Triple Paprika! 'Hungarian Dances' is in Proms Lit Fest
(...) Today comes hot on the heels of a truly fabulous evening with the Budapest Festival Orchestra and Ivan Fischer last night. It's all true: Ivan Fischer did indeed become the first conductor at the Proms ever to throw a toy animal from the podium into the arena.
The BFO is unmistakeable for its characteristic mix of suave, smooth sound and absolutely direct, deeply engaged musicianship; as I said in the feature yesterday, when they play you feel the love. This was no exception: they made me fall in love with Mahler in earnest. After two years of head-bludgeoning Mahler-anniversary overkill, that takes some doing.
The first half was unusual for its mix of irony and magic: first, fizzing, demonic Liszt. Mephisto Waltz for once was convincing, seductive, genuinely sensual - and whatever did that harpist do towards the end? Whatever it was, she deserves a medal. Mahler's Blumine blossomed gently and suavely as the concert equivalent of a 'prequel'. And the Liszt Totentanz - usually a bit of a waste of space - proved a brilliant vehicle for the pianism of Dejan Lazic (right). He is a seriously classy player with a singing, certain touch and a terrific feel for Lisztian flair. He also brought along an unusual encore: a spoof fugue by an Italian composer, Giovanni Dettori, which would seem familiar to the younger members of the audience. It did. Fortunately I'd taken my niece with me; she kindly explained that this brilliantly-wrought Bach-style piece was based on a Lady Gaga song. (Now Neil Fisher of The Times has tweeted a link to the sheet music - so you can see it is real!)
And so, Mahler 1. Empathy, detail, brilliance, flow and energy: everything was there. Fischer's was a Mahler straight from the heart and guts, tempered by a sensible and incredibly perceptive brain. Shaping of narrative couldn't have been more convincing if it tried - especially the final movement, with its gradations of dynamic in the distantly approaching triumph. I'm a great fan of the orchestra configuration preferred by Fischer at this concert, with the double basses raised in a row along the back providing a solid, oaky depth across the board and the first and second violins opposite each other at the front of the stage. The tone produced is balanced, clear and homogeneous. And this Mahler symphony, for the first time, felt too short. I could happily have listened to it all night.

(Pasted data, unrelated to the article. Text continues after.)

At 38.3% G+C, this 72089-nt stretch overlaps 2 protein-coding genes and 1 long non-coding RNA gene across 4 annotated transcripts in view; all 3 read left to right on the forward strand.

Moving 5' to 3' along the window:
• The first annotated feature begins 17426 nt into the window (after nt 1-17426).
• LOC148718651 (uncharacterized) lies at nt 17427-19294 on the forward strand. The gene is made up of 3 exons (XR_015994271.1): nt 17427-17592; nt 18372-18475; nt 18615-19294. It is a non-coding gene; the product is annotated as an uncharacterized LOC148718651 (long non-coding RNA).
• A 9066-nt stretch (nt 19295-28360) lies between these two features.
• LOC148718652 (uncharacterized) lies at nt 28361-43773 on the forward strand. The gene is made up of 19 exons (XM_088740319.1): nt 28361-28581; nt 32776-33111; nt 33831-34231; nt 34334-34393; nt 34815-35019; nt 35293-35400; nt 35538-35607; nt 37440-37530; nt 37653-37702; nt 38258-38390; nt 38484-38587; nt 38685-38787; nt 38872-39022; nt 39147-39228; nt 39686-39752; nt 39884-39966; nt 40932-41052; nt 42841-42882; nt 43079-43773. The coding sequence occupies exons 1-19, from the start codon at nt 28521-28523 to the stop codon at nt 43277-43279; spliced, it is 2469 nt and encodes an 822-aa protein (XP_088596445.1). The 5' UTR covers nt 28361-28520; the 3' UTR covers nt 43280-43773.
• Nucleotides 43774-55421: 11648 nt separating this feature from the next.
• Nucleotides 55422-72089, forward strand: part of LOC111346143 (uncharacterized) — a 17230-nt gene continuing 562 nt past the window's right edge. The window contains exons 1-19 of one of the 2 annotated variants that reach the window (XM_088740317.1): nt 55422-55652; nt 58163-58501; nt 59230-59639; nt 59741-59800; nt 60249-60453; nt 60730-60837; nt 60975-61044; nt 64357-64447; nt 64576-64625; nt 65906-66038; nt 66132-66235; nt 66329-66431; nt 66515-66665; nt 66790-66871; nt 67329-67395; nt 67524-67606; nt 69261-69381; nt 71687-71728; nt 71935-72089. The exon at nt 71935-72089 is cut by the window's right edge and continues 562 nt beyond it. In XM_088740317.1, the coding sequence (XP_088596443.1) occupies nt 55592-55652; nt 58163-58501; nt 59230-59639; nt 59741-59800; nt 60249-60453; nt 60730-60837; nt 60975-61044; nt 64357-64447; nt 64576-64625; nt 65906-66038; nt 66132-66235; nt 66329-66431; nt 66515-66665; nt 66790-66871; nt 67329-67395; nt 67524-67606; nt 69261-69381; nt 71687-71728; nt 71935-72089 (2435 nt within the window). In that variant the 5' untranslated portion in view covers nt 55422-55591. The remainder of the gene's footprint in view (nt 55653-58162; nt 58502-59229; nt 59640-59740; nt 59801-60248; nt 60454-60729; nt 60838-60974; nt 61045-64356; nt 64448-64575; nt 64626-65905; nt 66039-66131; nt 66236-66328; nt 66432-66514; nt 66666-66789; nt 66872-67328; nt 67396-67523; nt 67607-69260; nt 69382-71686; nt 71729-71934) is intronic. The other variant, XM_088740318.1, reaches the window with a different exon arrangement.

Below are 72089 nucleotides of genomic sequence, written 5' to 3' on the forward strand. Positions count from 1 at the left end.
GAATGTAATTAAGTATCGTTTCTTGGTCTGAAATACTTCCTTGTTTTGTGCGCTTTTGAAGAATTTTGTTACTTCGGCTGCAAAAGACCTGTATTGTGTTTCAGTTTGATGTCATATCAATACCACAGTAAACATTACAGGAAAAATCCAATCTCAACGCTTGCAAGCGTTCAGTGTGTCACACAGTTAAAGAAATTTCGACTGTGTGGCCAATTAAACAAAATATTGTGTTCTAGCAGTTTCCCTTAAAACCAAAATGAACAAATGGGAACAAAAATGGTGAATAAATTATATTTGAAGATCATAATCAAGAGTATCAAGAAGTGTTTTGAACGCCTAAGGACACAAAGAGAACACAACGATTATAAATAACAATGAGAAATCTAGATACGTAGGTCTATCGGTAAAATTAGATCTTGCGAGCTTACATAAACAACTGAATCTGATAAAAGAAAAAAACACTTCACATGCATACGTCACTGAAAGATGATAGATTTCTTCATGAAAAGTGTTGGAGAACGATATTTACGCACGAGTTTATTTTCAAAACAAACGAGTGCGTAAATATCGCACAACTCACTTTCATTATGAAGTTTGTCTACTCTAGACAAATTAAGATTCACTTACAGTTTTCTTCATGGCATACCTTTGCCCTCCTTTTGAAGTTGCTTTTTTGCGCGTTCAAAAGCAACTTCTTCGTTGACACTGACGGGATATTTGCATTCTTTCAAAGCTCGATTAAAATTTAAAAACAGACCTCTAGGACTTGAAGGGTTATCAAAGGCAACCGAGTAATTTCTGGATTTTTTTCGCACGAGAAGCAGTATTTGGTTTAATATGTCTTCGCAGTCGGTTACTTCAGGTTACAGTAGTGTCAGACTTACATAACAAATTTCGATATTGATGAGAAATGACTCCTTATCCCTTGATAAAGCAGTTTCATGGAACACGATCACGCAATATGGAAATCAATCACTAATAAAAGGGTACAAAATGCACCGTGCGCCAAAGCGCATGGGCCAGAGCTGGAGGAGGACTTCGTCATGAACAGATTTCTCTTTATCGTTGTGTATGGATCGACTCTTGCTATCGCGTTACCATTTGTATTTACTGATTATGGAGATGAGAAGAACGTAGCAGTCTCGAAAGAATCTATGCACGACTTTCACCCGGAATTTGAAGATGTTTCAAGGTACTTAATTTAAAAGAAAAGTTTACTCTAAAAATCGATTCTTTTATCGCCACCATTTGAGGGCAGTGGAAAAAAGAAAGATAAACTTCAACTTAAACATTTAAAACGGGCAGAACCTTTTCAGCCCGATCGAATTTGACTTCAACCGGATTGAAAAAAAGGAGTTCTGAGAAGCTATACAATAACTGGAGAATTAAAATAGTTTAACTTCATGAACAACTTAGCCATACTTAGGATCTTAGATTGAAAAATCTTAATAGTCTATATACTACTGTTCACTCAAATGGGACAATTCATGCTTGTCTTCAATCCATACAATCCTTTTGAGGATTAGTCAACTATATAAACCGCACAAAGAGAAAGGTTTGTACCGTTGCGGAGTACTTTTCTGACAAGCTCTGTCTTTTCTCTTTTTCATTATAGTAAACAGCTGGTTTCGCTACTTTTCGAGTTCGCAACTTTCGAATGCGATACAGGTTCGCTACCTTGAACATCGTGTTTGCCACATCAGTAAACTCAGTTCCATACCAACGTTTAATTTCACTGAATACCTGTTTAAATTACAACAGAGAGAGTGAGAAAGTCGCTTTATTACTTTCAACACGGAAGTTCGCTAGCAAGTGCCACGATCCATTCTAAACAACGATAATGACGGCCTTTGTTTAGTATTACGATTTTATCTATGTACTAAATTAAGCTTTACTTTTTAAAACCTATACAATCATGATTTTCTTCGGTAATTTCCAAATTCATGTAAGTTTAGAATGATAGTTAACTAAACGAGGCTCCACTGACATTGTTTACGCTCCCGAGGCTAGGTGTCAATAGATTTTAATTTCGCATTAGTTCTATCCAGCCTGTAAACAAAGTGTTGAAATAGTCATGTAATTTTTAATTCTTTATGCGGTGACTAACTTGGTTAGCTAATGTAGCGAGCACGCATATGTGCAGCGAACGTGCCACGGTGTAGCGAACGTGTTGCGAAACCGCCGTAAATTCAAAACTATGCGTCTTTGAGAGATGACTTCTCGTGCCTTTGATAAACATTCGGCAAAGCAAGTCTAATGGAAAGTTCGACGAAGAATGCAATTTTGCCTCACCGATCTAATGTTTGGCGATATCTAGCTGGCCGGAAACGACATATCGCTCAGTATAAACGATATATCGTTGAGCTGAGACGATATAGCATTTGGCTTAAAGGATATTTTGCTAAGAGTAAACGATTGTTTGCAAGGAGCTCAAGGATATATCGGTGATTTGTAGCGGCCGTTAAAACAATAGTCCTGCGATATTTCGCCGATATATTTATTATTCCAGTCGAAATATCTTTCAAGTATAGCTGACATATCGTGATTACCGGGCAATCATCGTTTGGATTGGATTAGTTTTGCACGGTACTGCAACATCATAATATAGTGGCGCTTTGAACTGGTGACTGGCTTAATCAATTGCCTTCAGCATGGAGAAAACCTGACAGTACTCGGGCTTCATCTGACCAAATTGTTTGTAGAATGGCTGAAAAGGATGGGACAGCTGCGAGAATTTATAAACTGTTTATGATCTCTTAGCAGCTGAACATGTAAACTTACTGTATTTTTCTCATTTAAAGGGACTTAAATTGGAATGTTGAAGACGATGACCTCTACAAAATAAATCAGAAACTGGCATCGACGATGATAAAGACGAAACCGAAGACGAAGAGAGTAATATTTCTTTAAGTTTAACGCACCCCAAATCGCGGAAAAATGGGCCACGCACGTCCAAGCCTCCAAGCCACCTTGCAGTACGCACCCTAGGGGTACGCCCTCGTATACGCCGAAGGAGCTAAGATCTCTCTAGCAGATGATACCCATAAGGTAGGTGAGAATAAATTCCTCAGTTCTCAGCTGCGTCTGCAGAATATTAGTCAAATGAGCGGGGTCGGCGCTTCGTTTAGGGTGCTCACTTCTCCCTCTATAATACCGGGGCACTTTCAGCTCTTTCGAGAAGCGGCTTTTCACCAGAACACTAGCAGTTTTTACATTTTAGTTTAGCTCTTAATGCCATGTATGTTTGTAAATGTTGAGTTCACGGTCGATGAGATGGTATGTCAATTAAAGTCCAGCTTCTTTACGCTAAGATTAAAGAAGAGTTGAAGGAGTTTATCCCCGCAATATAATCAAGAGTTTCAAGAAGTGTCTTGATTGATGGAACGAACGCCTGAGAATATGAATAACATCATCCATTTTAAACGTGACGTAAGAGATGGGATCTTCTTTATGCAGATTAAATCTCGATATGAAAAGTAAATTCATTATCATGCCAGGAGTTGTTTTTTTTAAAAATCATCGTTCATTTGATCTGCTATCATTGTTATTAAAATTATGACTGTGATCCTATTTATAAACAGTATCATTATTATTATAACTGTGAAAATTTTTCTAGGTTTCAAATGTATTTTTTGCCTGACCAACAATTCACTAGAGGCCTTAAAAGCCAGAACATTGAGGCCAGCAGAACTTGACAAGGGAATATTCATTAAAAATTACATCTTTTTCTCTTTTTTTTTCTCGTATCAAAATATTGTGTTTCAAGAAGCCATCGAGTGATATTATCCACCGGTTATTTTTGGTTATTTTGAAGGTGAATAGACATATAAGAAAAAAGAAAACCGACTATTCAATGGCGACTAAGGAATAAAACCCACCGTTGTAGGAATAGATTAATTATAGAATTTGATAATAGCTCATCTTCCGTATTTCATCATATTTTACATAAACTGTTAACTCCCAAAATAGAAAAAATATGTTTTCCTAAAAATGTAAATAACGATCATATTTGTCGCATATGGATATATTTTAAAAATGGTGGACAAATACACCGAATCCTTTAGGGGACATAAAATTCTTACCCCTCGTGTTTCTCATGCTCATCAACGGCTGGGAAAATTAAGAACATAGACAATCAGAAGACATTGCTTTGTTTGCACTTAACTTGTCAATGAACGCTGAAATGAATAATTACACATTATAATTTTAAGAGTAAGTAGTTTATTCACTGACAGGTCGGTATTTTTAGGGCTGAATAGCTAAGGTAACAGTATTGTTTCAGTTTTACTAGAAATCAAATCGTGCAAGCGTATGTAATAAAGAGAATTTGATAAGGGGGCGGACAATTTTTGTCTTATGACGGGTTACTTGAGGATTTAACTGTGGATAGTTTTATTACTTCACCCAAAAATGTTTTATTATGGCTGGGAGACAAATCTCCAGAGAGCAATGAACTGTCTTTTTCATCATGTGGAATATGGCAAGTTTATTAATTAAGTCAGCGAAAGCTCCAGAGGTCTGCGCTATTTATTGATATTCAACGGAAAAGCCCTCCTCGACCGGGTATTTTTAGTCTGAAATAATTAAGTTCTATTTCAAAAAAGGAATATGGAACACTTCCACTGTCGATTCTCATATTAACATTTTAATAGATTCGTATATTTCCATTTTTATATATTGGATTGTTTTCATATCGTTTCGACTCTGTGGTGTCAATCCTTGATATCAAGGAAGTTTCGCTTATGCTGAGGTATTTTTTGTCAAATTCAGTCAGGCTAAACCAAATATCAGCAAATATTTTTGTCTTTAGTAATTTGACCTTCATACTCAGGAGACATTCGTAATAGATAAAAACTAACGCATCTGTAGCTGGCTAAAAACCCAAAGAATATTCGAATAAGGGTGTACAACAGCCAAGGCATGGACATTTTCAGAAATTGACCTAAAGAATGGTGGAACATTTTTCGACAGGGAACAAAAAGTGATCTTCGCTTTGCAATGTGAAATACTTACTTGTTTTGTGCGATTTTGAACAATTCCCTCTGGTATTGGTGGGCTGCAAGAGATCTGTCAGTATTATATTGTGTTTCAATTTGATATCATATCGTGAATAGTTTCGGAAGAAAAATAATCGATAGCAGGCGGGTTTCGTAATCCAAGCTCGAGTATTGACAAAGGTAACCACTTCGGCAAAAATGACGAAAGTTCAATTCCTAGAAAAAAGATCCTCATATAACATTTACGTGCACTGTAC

But that's where the third part of 'triple paprika' enters: the late-night Prom, complete with flying bunnyrabbit. The orchestra summoned us back from interval fun with one of the violinists playing some Transylvanian folk music while everyone settled down. The orchestra appeared in its everyday clothes and Fischer took up a microphone to explain how the event would work. We each had a raffle-ticket; the tuba player perambulated through arena and stalls asking punters to draw a number. Three numbers, three pieces, and sometimes a flying rabbit to catch, to choose another. Then the vote, which got everyone beautifully heated as we shouted for our favourites and hissed when someone tried to pick the Ravel Bolero.
Everything came off very slickly and rapidly - obviously the band, its conductor and its librarian are a dab hand at the logistics - and between numbers, while the parts were found and distributed there were chances for small groups of musicians to strut their solo stuff: a brass ensemble piece from the movie Eight and a Half, a Telemann piece for four string players, some Bartok violin duos, some more folk music, four percussionists doing a brilliant body-percussion turn and, last but not least, the tuba player with a didgeridoo.
So what did we end up with? Kodaly Dances of Galanta; Bartok Romanian Folk Dances; Strauss Music of the Spheres Waltz; Glinka Overture to Ruslan and Lyudmila; and the Hungarian March from Berlioz's The Damnation of Faust. The idea is that the orchestra has no idea what it's going to play beforehand and has had no rehearsal, so anything can happen. Obviously, they knew certain of these numbers inside out and backwards. They gave the Hungarian pieces a terrific workout; the most challenging item seemed to be the Strauss waltz, involving sensual and well-calibrated ebb, flow and old-world rubato.
Two conclusions to draw: first, that this was an inspired format for orchestral display of the first water. The solo spots let the individuals shine as they can and should, and if the BFO plays like that unrehearsed....pas mal, hein? Ivan proved a great showman too: "Pass the tuba to somebody who thinks it's all a trick," he instructed. Secondly, the informality of the event made it terrific fun and the music and musicians shone all the brighter for that.
Once again, it was the usual Budapest Festival Orchestra achievement of sending you home walking on air, feeling glad to be alive. Could we do Audience Choice here? Well, whyever not?
No video available from last night, but here they are playing The Blue Danube in Heroes' Square, Budapest. The Danube, taken literally, is much bluer in Budapest than Vienna.
Jessica Duchen's blog
9 March 2011